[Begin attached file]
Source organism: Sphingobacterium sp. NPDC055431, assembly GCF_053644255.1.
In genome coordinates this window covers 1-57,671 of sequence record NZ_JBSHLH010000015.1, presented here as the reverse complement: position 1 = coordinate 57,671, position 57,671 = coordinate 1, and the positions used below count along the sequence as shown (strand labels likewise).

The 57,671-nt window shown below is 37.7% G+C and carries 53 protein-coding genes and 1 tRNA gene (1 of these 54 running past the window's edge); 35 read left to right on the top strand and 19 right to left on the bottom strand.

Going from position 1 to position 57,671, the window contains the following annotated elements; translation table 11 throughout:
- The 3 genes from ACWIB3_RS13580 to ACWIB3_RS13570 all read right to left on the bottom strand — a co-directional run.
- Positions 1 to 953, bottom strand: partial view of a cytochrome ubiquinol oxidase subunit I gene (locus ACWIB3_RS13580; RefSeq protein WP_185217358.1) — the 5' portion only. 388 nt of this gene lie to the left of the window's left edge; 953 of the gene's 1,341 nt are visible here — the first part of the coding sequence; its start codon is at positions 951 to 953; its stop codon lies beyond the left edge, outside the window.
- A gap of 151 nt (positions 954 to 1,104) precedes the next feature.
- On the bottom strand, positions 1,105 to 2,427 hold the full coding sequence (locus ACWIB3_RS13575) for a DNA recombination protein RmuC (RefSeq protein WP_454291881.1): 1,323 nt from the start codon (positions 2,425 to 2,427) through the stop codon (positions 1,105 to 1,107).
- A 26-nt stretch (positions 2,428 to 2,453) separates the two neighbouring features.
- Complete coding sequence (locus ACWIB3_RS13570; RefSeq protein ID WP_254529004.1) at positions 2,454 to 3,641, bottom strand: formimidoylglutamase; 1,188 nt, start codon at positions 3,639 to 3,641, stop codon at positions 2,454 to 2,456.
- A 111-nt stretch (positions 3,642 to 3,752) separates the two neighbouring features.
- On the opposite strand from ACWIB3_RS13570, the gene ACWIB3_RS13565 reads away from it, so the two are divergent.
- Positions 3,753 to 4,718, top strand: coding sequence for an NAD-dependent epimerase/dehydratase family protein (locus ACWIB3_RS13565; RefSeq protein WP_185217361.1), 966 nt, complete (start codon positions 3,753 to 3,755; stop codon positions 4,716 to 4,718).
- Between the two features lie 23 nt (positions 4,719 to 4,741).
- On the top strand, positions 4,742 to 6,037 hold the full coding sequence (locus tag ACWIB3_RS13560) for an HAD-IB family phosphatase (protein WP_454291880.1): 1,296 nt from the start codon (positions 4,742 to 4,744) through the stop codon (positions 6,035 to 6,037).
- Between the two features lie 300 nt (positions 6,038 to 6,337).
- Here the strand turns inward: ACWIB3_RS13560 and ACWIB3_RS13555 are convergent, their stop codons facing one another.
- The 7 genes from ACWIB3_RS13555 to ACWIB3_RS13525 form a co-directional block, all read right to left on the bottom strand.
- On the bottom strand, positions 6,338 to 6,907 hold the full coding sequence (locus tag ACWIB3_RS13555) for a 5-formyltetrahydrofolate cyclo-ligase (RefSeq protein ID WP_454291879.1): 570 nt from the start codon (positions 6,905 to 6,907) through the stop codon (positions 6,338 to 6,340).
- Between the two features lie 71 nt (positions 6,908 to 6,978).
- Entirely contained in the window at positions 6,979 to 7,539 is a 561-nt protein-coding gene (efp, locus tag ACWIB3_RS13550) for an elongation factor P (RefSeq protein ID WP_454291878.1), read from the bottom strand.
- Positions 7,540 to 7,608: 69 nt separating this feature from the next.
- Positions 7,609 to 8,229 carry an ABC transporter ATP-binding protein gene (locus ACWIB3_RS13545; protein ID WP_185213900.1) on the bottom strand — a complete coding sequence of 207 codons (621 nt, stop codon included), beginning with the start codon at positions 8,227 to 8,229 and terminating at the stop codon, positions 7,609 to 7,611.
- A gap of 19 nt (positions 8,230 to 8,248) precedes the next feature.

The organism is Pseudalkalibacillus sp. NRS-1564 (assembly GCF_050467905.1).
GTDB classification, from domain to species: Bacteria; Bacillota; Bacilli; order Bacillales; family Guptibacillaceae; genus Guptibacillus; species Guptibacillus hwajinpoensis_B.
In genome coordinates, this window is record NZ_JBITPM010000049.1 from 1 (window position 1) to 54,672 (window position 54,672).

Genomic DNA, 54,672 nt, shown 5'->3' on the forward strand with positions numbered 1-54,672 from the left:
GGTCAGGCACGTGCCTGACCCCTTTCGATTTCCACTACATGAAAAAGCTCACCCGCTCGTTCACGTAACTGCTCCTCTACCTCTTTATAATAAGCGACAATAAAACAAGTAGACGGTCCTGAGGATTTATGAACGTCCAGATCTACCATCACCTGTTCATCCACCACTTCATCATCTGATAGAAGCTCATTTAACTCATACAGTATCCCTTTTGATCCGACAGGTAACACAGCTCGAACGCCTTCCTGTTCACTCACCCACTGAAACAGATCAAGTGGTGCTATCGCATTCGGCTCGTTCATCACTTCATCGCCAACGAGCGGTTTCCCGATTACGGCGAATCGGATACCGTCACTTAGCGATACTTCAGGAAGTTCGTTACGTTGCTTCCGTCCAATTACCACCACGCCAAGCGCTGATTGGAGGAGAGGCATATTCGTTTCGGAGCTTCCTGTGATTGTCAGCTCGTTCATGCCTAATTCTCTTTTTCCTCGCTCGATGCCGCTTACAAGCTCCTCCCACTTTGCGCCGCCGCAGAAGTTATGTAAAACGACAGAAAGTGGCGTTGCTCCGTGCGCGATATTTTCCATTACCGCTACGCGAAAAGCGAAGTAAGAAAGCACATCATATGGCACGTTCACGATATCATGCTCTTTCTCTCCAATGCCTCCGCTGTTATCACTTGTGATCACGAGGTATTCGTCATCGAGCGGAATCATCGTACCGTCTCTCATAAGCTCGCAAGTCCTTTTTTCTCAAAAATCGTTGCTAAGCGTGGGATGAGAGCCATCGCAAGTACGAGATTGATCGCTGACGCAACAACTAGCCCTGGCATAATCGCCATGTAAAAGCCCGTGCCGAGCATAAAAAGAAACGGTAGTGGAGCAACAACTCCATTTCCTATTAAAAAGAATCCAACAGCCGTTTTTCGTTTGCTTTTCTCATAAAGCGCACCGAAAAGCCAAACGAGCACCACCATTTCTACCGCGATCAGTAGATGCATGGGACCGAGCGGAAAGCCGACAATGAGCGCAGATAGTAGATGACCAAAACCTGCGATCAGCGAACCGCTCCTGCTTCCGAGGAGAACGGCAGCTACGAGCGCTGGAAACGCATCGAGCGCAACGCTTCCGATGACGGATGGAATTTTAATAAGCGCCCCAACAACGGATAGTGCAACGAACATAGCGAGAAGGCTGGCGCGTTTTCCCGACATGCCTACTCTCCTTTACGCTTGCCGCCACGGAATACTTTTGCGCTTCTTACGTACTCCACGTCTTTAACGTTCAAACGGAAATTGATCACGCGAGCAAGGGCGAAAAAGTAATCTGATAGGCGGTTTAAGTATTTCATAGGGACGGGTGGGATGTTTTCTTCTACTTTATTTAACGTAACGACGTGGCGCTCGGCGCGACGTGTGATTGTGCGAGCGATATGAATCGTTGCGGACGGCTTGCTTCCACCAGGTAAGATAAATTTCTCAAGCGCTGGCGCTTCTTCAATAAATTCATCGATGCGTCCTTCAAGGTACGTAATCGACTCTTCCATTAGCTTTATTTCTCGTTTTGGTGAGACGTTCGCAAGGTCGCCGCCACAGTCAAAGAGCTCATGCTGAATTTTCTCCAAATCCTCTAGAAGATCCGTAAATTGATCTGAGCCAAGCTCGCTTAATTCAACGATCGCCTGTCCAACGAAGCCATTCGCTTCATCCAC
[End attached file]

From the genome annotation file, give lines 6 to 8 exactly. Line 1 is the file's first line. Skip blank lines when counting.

- Positions 1 to 953, bottom strand: partial view of a cytochrome ubiquinol oxidase subunit I gene (locus ACWIB3_RS13580; RefSeq protein WP_185217358.1) — the 5' portion only. 388 nt of this gene lie to the left of the window's left edge; 953 of the gene's 1,341 nt are visible here — the first part of the coding sequence; its start codon is at positions 951 to 953; its stop codon lies beyond the left edge, outside the window.
- A gap of 151 nt (positions 954 to 1,104) precedes the next feature.
- On the bottom strand, positions 1,105 to 2,427 hold the full coding sequence (locus ACWIB3_RS13575) for a DNA recombination protein RmuC (RefSeq protein WP_454291881.1): 1,323 nt from the start codon (positions 2,425 to 2,427) through the stop codon (positions 1,105 to 1,107).